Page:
Oklahoma to seek Airbus plant
Saturday, January 22nd 2005, 12:13 pm
News On 6
OKLAHOMA CITY (AP) _ Oklahoma officials plan to enter the competition to lure an assembly plant to refurbish military tanker aircraft from the European parent company of Airbus, The Oklahoman reported Saturday.
The European Aeronautic Defense and Space Co. opened bidding for a 1.5 million square-foot assembly plant and research center to all 50 states. The $600 million plant is expected to employ 1,150, while the research center will have up to 200 employees.
EADS' North American unit will compete against Chicago's Boeing Co. for a Pentagon deal to refurbish military tankers. If EADS wins the contract, it plans to modify European-built Airbus planes for the Air Force at its new plant.
The company said it will build its engineering center despite whether it wins the Air Force tanker contract.
EADS plans to make visits and conduct negotiations for the site before the end of the year.
Many of the company's requirements for the plant are similar to what Boeing requested for its 7E7 Dreamliner aircraft assembly, which went to Washington state after a yearlong search in 2003. Tulsa was one of several runners-up.
Officials at the Oklahoma Department of Commerce confirmed the state's interest in the EADS bid but didn't provide details.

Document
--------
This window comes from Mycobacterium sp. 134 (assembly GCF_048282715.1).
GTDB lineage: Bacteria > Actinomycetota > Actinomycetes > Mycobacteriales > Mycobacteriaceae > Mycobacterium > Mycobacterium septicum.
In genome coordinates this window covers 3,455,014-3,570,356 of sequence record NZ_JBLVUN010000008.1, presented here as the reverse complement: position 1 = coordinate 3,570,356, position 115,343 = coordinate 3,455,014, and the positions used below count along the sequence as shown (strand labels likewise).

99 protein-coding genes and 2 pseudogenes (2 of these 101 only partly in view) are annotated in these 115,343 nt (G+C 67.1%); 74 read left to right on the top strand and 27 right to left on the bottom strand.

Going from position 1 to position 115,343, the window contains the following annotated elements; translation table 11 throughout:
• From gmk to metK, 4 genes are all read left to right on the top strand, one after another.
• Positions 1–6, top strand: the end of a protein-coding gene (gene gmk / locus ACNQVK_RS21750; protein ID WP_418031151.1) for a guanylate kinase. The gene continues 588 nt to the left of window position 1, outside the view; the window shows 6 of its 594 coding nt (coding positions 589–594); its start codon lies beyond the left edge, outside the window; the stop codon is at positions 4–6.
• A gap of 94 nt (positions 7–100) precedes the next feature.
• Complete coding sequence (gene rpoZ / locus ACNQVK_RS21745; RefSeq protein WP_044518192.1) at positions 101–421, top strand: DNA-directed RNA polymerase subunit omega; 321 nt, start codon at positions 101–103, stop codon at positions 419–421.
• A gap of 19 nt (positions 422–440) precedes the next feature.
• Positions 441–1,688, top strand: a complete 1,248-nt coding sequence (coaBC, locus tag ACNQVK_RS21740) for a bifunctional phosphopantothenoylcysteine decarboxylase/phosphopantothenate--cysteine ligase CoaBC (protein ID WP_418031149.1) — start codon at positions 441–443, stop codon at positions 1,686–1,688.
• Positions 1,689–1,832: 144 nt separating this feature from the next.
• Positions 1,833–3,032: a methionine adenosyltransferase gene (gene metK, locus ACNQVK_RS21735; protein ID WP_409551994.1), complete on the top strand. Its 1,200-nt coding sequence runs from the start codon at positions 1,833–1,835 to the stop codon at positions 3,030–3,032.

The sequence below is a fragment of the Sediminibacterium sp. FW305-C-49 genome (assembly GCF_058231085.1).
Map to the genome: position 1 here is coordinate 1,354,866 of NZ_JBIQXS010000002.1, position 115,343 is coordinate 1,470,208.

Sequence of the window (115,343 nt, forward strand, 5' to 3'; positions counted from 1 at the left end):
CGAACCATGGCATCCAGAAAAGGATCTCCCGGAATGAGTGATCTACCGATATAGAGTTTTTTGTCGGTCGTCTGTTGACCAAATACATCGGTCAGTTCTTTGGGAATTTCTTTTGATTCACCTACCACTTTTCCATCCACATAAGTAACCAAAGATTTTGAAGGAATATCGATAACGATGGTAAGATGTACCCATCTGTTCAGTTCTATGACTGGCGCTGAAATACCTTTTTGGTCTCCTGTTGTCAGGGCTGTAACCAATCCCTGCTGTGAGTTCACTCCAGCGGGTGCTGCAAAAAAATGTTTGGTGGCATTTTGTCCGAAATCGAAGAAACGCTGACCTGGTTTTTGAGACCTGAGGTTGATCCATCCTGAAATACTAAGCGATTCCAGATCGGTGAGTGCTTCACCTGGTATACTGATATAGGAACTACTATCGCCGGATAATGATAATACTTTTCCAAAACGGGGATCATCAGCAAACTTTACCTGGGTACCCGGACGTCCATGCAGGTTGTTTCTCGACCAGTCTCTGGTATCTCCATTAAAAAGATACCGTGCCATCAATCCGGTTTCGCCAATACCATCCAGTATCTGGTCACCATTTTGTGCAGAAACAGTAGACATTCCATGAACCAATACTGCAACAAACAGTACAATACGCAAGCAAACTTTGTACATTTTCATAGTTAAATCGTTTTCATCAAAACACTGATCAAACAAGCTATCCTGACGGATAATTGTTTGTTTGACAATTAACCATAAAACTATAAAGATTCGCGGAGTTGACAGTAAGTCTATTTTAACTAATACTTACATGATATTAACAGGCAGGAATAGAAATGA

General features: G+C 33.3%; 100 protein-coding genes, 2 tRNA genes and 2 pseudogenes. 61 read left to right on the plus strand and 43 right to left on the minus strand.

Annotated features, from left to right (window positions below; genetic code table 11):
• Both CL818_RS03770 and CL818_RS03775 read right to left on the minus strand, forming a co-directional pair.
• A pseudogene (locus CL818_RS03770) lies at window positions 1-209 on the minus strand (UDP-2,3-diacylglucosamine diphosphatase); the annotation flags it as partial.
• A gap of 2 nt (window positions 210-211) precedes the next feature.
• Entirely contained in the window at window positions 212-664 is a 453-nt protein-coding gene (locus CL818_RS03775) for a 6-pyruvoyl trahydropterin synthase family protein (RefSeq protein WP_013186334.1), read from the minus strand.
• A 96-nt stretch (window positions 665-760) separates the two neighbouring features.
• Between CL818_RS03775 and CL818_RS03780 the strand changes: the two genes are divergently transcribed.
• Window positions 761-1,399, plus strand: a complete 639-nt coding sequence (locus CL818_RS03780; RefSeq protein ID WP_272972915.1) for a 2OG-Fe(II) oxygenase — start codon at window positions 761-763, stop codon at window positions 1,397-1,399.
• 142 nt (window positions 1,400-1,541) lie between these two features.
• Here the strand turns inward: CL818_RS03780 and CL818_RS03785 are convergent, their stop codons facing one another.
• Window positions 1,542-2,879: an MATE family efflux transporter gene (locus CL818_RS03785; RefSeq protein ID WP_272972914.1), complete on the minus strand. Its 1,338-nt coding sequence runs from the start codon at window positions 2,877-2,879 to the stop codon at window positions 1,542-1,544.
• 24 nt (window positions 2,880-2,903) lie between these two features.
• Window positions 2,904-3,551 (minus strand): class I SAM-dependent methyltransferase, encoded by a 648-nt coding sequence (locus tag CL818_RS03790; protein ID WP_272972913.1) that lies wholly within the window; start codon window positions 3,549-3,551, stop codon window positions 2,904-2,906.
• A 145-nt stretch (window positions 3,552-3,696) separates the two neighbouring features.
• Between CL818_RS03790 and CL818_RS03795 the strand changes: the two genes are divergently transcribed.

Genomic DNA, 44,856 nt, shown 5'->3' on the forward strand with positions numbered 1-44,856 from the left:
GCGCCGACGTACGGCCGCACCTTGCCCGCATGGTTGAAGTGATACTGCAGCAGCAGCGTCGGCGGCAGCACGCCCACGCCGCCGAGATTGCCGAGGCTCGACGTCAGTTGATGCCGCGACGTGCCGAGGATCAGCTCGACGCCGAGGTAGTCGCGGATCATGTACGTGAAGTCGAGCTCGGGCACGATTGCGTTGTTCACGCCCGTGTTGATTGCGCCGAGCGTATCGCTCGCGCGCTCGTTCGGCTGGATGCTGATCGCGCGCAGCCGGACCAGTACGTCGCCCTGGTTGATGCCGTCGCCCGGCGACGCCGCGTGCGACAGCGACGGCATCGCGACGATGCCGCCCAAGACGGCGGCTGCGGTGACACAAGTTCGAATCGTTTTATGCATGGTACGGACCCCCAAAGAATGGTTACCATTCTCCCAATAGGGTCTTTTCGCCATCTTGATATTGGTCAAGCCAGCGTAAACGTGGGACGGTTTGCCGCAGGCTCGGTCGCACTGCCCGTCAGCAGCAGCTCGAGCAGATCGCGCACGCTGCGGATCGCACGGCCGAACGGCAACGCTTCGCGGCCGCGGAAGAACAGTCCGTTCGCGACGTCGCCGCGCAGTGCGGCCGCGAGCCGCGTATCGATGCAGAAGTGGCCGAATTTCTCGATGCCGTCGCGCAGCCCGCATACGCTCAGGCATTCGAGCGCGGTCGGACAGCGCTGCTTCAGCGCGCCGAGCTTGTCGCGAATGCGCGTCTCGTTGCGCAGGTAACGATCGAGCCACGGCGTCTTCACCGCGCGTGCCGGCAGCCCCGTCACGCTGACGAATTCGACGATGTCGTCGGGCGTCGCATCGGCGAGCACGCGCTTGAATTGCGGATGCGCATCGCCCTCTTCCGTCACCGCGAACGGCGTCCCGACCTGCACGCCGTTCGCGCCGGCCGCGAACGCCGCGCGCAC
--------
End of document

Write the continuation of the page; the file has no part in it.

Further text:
``We're going to be responsibly secretive for competitive reasons,'' said Meloyde Blancett-Scott, deputy director of marketing and communication.
EADS wants no more than three possible sites from each state. The Tulsa area has much of the infrastructure needed for an aerospace assembly plant and has a long history with overhaul work from the American Airlines maintenance center. Oklahoma City, meanwhile, can draw upon the resources and military-related work force at Tinker Air Force Base.
Jay Clemens, president and chief executive of the Tulsa Metro Chamber, said he was aware of the bid but had no comment. Officials at the Greater Oklahoma City Chamber of Commerce also had no comment.
EADS specified several requirements in its bid information packet. Chief among those was a deep-water port and access to higher education institutions with aeronautical and mechanical- and electrical-engineering programs. The runway must be at least 9,000 feet long.